Time for the Great Water Bottle Debate. We have a lot of competitors in the ring for this one. First up will be the disposable water bottles (e.g., Dasani, Aquafina). Then tomorrow we’ll assess the reusable water bottles; Nalgene, Sigg, etc.
Disposable water bottles are pretty easy to sum up. Here’s the deal:
1. Probably not “pure mountain spring water”– most likely, the water is no better than what comes out of your tap.
Unfortunately, the bottled water industry seems to have taken advantage of many of us. Some statistics claim that over 40% of bottled water sold is the same tap water that comes out of your bathroom faucet. Thankfully, we live in a country where much of our tap water is considered “safe” (we can have another blog about the tap water later…). The EPA tests tap water approximately once per day. On the other hand, the FDA tests bottled water supplies about once per week and the FDA doesn’t have to report their findings to the public (or the EPA) if they find a quality concern.
2. If you’re in a thirsty bind and platic bottles are your only choice, then buy a big bottle and drink up. Recycle your bottle when you’re done. Don’t make your disposable bottle a reusable bottle- the plastic begins to break down after repeated uses and temperature fluctuations.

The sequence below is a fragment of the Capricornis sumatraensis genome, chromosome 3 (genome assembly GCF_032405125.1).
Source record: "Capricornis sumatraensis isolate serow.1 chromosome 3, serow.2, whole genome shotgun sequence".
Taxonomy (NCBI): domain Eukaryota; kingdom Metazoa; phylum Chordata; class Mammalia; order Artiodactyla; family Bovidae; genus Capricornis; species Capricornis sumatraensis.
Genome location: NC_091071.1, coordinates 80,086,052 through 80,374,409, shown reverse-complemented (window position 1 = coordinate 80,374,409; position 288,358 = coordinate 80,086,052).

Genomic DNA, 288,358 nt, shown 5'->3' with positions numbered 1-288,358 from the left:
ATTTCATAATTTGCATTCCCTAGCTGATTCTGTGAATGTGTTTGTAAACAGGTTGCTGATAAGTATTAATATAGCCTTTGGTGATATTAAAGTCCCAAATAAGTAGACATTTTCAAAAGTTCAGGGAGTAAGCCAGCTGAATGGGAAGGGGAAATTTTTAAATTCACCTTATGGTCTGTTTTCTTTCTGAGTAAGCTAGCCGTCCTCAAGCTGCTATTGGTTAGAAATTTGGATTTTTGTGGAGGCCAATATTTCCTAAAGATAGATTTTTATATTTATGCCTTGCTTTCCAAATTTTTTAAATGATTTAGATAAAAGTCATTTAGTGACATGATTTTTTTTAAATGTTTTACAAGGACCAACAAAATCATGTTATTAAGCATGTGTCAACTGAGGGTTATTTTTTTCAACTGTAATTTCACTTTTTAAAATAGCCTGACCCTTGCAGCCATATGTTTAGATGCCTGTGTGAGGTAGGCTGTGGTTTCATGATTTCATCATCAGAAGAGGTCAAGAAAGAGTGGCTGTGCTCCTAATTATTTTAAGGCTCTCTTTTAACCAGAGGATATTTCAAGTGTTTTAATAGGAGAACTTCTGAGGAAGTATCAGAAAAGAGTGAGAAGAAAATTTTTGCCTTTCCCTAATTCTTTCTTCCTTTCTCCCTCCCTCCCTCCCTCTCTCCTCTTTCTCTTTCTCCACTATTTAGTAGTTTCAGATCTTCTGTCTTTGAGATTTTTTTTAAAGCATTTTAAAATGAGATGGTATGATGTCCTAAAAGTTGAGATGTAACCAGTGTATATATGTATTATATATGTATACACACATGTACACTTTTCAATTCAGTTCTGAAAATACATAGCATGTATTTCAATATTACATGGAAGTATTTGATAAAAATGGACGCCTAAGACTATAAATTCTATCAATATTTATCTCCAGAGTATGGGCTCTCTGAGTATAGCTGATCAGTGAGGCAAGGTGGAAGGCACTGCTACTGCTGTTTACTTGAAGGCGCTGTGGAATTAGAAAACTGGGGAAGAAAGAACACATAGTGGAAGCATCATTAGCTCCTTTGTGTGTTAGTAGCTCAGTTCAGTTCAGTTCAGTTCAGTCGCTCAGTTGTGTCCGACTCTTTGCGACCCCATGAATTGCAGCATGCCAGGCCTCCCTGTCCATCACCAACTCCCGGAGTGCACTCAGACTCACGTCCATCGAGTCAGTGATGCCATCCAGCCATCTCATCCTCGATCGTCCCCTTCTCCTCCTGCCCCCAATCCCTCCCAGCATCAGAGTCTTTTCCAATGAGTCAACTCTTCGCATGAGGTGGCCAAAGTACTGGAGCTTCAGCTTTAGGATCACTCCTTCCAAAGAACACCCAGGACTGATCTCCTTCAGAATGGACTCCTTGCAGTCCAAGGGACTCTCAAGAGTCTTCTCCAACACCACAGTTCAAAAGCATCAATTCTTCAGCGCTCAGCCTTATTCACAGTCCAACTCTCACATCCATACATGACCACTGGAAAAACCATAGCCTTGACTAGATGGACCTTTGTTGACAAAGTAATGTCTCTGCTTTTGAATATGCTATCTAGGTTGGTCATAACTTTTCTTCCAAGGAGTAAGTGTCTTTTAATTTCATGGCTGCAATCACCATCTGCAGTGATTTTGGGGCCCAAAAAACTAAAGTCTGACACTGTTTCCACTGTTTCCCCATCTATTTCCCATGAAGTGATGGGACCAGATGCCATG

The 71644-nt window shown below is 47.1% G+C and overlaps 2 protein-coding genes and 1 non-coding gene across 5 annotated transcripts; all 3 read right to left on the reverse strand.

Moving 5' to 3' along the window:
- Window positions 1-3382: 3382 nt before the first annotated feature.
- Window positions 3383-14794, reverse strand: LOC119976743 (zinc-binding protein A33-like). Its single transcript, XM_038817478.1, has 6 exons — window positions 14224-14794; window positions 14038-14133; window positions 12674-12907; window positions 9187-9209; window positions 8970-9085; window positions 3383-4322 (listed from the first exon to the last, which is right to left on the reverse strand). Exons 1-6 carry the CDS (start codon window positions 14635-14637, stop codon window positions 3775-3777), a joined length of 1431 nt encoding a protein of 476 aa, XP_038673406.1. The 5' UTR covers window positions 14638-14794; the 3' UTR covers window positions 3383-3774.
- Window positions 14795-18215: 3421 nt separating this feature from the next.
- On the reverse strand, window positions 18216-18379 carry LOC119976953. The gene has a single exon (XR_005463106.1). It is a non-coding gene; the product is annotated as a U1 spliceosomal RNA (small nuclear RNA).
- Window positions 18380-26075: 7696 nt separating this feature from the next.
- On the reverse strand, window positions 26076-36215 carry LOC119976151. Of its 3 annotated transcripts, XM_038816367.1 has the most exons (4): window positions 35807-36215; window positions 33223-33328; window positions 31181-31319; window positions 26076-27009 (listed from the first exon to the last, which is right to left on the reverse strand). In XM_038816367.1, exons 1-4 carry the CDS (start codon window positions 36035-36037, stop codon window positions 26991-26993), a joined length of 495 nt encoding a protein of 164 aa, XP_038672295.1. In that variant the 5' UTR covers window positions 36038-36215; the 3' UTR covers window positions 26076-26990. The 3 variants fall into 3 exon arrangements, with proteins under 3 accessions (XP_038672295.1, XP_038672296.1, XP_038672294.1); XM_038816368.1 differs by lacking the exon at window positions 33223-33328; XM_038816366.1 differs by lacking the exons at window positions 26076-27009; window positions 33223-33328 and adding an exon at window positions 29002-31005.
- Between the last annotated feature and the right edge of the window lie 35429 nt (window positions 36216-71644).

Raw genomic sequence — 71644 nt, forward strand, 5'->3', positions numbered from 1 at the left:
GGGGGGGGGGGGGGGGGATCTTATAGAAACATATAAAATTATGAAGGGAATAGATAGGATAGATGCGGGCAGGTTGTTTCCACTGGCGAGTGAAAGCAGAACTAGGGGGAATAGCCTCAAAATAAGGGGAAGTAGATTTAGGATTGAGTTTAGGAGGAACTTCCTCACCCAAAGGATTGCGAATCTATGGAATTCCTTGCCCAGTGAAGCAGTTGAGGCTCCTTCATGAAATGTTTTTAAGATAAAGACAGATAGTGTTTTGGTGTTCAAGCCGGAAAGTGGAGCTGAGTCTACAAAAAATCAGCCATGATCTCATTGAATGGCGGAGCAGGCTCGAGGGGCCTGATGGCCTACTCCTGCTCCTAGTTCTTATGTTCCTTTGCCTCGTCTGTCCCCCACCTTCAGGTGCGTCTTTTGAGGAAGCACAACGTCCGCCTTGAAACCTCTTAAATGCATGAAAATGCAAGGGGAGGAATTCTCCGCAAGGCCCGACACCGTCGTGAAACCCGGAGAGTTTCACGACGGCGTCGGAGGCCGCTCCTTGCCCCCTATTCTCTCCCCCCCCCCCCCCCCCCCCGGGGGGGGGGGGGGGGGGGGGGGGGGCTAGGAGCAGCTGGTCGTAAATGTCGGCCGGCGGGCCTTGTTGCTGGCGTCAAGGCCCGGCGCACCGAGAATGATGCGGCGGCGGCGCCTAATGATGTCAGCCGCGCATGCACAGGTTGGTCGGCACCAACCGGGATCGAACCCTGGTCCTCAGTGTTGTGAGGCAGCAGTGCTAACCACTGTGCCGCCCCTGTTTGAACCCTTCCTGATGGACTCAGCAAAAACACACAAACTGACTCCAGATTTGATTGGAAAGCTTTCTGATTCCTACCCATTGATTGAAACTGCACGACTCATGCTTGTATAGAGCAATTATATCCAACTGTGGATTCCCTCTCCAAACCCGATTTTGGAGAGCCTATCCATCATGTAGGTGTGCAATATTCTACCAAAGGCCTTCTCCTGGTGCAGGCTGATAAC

On recycling: Approximately 38 billion water bottles ended up in US landfills in 2006. Earth 911 has a few other facts about water bottles to check out.
On leaching: There is a lot of research on the issue of leaching plastics. There’s also a lot of debate on whether it’s a real concern. I’ll give you a little more science tomorrow, but there is an easy answer when thinking about the disposable bottles. These types of bottles have been assessed by the FDA and deemed safe when “used as intended”. The intention is that these bottles will be used ONCE. Further, be aware of how you’re storing these water bottles before you drink them. The longer the bottles sit and the more exposed they are to light and temperature fluctuations (i.e. heat) will cause an increase (and/or hastening) of the plastic that leaches into your water. So, buy your bottle when you’re in a bind, drink it not long after purchasing and recycle it. If you rely on your bottles and buy in bulk, keep the bottles in a cool, dark space.
3. Look for water or unsweetened/lightly sweetened tea in a glass container. Honest Tea makes some really yummy teas in glass bottles. And as a bonus, you can reuse your glass container without fear of leaching.